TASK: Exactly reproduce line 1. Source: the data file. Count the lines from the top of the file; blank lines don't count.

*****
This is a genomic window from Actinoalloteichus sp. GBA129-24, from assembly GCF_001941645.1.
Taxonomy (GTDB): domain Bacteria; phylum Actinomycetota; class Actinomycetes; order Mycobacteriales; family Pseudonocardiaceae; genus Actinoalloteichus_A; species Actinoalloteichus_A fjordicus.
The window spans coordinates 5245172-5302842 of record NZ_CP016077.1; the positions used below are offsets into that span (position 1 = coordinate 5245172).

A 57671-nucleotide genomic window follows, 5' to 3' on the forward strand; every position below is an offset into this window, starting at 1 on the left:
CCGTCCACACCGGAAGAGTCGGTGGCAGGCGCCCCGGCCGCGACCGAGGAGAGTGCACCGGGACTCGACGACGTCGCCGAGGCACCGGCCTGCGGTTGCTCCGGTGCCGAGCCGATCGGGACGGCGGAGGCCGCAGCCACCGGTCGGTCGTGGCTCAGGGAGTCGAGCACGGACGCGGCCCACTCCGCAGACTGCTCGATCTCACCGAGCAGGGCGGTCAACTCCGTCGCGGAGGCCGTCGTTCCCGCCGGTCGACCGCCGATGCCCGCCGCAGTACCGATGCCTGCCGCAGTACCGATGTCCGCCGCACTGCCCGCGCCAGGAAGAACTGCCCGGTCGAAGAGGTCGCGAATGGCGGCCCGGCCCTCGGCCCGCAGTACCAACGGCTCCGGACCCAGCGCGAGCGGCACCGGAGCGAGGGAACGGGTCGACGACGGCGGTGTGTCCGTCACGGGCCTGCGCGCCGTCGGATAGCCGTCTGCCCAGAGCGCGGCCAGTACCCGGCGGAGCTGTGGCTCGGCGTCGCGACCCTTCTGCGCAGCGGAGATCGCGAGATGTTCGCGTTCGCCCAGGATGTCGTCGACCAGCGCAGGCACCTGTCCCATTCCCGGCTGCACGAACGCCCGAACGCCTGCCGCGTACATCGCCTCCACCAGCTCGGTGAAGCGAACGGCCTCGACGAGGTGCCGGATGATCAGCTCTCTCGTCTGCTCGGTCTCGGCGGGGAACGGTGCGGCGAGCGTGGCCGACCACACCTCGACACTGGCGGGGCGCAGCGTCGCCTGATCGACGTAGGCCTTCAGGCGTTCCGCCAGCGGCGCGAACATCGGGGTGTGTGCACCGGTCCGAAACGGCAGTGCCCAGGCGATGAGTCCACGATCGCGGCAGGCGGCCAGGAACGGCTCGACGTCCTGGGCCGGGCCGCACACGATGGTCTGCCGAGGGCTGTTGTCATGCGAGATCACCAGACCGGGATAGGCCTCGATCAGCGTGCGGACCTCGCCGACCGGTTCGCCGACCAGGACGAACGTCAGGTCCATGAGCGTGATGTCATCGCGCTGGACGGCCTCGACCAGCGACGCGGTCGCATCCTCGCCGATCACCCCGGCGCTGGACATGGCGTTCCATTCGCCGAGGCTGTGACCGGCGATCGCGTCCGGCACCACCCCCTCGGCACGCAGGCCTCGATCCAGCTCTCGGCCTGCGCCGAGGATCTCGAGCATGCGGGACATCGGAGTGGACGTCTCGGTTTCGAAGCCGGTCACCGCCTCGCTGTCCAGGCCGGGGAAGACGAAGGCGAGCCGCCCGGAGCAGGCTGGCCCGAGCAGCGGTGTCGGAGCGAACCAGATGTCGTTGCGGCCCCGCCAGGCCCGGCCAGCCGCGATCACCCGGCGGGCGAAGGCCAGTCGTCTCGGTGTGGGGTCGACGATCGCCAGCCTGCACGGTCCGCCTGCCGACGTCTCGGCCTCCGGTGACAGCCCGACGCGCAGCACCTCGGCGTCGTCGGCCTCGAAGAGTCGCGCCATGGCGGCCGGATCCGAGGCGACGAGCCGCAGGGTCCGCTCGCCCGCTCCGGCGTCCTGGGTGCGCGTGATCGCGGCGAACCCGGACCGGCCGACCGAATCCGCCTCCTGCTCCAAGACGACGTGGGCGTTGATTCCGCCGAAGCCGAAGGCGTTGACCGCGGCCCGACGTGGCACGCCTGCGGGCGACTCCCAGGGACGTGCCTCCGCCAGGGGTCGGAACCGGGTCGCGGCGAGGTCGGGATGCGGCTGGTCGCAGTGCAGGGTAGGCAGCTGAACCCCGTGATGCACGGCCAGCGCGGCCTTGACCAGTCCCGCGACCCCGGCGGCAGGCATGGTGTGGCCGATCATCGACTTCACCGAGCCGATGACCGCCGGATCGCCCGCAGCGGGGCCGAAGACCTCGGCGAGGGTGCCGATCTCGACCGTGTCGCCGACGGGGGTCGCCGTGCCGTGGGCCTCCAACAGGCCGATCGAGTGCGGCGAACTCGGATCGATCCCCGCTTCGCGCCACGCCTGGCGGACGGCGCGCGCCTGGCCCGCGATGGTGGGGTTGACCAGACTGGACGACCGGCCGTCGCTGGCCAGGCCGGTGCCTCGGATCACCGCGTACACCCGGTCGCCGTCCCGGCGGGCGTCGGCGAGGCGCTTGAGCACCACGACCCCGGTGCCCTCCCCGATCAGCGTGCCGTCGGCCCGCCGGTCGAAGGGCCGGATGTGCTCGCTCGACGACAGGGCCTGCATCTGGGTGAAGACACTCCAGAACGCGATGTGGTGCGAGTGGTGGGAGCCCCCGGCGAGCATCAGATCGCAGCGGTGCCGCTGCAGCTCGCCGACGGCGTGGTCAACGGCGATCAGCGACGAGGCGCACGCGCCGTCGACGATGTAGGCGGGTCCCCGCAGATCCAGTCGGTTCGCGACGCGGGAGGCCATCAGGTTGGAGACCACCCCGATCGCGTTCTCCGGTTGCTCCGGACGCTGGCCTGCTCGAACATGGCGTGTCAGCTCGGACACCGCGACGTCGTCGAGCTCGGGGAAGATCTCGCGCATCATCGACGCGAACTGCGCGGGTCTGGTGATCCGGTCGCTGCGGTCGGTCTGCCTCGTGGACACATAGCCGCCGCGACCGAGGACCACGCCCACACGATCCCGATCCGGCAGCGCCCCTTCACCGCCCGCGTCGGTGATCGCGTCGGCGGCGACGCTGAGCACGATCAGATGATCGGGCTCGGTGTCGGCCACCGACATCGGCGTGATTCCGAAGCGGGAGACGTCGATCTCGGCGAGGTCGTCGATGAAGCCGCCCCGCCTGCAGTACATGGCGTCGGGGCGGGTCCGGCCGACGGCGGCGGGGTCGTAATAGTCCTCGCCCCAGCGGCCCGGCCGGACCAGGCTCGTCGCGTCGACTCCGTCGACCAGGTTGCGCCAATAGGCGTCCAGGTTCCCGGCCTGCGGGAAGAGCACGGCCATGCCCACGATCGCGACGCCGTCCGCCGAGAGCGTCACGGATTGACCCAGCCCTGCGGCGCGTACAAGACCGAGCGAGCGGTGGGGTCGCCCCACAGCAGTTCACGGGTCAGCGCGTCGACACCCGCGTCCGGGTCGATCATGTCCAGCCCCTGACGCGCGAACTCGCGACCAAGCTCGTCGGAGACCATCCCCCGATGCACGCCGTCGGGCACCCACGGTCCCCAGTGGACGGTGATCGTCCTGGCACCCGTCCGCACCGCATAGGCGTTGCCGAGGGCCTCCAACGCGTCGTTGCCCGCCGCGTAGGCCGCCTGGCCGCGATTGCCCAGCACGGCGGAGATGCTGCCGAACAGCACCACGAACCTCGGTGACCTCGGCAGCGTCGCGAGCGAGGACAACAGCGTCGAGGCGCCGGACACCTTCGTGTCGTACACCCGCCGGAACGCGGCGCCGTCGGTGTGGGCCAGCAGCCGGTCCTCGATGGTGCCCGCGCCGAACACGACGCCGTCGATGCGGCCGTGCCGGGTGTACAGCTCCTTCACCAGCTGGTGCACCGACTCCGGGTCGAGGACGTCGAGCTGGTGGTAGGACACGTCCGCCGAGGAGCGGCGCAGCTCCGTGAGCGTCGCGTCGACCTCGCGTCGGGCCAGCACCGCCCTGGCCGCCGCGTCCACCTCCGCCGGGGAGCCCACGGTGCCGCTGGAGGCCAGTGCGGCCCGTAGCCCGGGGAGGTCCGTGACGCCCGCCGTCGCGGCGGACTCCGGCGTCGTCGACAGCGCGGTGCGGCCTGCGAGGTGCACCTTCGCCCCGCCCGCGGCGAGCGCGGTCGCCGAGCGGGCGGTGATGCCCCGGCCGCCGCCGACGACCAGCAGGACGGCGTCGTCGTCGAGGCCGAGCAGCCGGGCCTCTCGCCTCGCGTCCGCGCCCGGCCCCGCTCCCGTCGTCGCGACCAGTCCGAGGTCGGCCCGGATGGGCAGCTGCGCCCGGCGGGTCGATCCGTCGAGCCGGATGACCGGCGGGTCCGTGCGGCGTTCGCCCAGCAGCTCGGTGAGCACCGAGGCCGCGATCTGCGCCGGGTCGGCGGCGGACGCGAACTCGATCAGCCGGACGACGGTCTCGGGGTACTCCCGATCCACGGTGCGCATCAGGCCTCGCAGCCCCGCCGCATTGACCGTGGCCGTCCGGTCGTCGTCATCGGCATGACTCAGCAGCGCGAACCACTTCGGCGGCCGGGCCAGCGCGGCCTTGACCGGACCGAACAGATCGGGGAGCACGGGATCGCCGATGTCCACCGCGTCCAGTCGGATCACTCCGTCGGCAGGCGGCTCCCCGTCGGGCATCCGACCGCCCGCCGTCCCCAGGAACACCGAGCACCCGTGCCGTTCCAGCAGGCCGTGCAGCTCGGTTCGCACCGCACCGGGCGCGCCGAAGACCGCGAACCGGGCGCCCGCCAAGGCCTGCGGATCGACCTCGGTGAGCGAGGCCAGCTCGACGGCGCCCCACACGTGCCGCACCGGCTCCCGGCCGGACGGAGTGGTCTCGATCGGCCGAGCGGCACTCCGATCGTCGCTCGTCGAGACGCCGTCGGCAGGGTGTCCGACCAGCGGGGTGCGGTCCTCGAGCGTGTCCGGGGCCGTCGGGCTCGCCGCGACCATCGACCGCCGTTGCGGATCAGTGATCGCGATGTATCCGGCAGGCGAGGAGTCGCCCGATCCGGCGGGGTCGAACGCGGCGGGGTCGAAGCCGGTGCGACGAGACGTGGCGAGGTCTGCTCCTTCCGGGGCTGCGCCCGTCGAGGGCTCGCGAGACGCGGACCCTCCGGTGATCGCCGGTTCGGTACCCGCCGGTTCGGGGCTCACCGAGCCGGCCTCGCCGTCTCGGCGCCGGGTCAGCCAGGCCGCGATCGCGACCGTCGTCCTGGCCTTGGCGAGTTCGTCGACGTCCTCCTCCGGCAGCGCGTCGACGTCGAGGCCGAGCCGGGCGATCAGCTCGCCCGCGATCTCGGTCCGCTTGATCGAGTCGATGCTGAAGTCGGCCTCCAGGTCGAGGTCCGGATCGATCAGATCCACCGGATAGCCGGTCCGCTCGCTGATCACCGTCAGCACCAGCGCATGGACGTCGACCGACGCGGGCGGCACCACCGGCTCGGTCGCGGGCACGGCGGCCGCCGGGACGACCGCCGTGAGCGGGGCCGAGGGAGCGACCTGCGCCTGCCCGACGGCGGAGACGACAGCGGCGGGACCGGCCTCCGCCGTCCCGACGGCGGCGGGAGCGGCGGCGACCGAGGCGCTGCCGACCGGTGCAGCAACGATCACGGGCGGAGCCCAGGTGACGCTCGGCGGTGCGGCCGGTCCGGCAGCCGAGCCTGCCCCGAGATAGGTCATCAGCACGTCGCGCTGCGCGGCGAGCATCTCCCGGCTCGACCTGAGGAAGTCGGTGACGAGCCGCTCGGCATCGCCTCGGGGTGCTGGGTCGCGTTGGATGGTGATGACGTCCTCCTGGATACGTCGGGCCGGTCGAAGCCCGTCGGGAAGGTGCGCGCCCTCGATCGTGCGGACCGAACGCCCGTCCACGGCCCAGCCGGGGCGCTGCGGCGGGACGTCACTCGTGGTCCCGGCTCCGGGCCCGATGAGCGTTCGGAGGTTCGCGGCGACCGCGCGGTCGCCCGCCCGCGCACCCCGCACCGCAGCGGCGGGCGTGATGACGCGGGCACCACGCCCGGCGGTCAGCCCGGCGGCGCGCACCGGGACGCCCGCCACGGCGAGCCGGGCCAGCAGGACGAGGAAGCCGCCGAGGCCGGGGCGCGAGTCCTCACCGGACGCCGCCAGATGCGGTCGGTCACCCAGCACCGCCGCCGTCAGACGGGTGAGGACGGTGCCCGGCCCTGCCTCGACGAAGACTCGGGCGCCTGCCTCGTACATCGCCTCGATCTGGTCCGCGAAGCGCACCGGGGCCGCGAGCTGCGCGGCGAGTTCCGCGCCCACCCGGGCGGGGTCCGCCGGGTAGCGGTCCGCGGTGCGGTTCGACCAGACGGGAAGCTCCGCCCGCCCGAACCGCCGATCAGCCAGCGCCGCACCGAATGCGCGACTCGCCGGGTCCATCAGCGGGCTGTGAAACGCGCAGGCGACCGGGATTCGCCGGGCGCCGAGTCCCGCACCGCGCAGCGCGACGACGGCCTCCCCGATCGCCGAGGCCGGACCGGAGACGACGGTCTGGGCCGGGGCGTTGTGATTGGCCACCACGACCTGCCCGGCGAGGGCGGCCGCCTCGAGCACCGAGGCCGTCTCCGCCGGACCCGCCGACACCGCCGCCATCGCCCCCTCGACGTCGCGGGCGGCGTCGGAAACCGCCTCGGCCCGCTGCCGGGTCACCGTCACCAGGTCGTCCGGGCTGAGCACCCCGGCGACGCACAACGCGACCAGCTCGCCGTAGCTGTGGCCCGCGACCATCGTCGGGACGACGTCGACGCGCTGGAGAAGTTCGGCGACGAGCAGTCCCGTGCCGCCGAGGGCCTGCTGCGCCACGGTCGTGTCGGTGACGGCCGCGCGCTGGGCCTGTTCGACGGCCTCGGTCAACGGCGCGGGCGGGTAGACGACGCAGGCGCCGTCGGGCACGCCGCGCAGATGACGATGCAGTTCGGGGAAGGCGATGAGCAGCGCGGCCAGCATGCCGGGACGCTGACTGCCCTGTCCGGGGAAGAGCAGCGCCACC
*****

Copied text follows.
This is a genomic window from Actinoalloteichus sp. GBA129-24, from assembly GCF_001941645.1.